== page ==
Hike in visa fees to figure in US-India talks

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New Delhi | Published: August 15, 2016 7:09:57 AM

India and the US will on August 30 hold the crucial strategic and commercial dialogue (SCD), in which New Delhi will voice its concerns over a sharp hike in H-1B visa fees, an elusive totalisation agreement and Washington’s growing “protectionism” in services, reports Banikinkar Pattanayak in New Delhi.

US Secretary of State John Kerry and Secretary of Commerce Penny Pritzker will visit India for the meeting, official sources told FE. (Reuters)US Secretary of State John Kerry and Secretary of Commerce Penny Pritzker will visit India for the meeting, official sources told FE. (Reuters)

India and the US will on August 30 hold the crucial strategic and commercial dialogue (SCD), in which New Delhi will voice its concerns over a sharp hike in H-1B visa fees, an elusive totalisation agreement and Washington’s growing “protectionism” in services, reports Banikinkar Pattanayak in New Delhi.

US Secretary of State John Kerry and Secretary of Commerce Penny Pritzker will visit India for the meeting, official sources told FE. The Indian side will be represented by external affairs minister Sushma Swaraj and commerce
and industry minister Nirmala Sitharaman.

India will try to impress upon the US to sign a totalisation agreement to exempt the IT industry from mandatory payments for social security of their Indian employees in the US, said a source. IT companies are paying around $1 billion a year to comply with social security norms for their Indian employees in the US despite the fact that they don’t live there long enough to be eligible for such benefits.

For its part, the US is expected to raise concerns about the intellectual property rights (IPR) regime in India. Ease of doing business, greater involvement of US companies in India’s Smart City mission and enhanced cooperation in critical areas of infrastructure and energy will also be among the focus areas. Some of these issues could be part of the recommendations by the US-India CEO Forum to take the partnership forward. India and the US held the first such SCD on September 22 last year.

On the visa issue, India is gearing up to challenge the US at the dispute settlement body (DSB) of the World Trade Organisation. The US move to drastically hike the H-1B and L-1 visa charges is estimated to quadruple the Indian IT industry’s annual visa costs to $400 million. It may be mentioned that two US lawmakers last month had introduced in the House of Representative a piece of legislation which, if approved by the Congress, will prevent Indian companies from recruiting IT professionals on H1B and L1 work visas in the US.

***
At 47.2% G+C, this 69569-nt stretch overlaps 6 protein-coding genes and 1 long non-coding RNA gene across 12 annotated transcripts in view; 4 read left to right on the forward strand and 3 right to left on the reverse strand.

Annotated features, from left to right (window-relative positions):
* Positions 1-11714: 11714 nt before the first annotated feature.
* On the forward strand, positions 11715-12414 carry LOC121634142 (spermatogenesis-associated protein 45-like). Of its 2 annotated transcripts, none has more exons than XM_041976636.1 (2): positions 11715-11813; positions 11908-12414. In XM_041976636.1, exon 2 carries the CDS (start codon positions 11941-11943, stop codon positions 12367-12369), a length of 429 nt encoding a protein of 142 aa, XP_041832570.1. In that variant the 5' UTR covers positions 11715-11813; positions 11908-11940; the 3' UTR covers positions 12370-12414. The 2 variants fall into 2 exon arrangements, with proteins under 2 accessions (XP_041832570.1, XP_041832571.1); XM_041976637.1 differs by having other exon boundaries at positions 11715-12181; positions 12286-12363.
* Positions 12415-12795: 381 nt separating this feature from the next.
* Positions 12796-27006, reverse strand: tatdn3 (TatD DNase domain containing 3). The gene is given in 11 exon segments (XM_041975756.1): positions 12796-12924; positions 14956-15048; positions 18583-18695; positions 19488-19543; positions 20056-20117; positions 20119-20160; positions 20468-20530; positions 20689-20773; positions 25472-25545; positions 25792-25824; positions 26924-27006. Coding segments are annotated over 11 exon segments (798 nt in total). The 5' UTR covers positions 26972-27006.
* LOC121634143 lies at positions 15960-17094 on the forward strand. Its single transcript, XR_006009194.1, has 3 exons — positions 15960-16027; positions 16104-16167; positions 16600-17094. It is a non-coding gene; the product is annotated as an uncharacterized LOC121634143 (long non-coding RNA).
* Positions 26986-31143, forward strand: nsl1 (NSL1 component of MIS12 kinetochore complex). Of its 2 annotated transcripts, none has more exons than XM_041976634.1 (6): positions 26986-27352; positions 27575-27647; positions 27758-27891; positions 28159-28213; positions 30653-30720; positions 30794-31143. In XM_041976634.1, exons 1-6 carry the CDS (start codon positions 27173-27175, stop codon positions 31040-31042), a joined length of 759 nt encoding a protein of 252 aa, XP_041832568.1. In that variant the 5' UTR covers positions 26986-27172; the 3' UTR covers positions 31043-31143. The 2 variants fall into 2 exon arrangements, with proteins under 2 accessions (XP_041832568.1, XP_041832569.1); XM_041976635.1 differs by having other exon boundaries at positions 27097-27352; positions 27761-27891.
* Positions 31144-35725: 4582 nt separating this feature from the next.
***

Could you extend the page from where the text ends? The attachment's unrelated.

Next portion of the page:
Although the US claims that its decision to hike the visa fees isn’t country-specific, trade analysts say the move is cleverly tailor made to target the Indian IT industry. This is because India is a major user of such temporary work visas for skilled professionals, making up for roughly 67% of H1-B visas and 28% of L-1 visas in 2013-14.

Analysts said the US side will seek greater commitment from India on IPR. Last month, a report of the Bureau of Economic and Business Affairs of the US Department of State said: “Prime Minister Modi’s courtship of multinationals to invest and ‘Make in India’ has not yet addressed long-standing hesitations over India’s lack of effective IPR enforcement.”

As such, the US has retained India on its priority watch list in its annual Special 301 report. India, however, has maintained that its IPR regime is fully WTO-compliant and that the 301 report on IPR is a “unilateral” move by the US.

Despite increasing diplomatic cooperation, both India and the US have been engaged in challenging each other at the WTO on various trade disputes.

In 2014, the US had dragged India to the dispute settlement body against its National Solar Mission that favoured the use of locally manufactured solar equipment and managed to get a ruling against India.

In March 2012, the US had approached the WTO against India’s ban on import of various agriculture products including poultry meat and eggs from the US. In this case too, the DSB had ruled in favour of the US.

The increasing instances of India’s trading partners successfully making greater use of the multilateral dispute resolution framework has prompted the country to resort to the same strategy.

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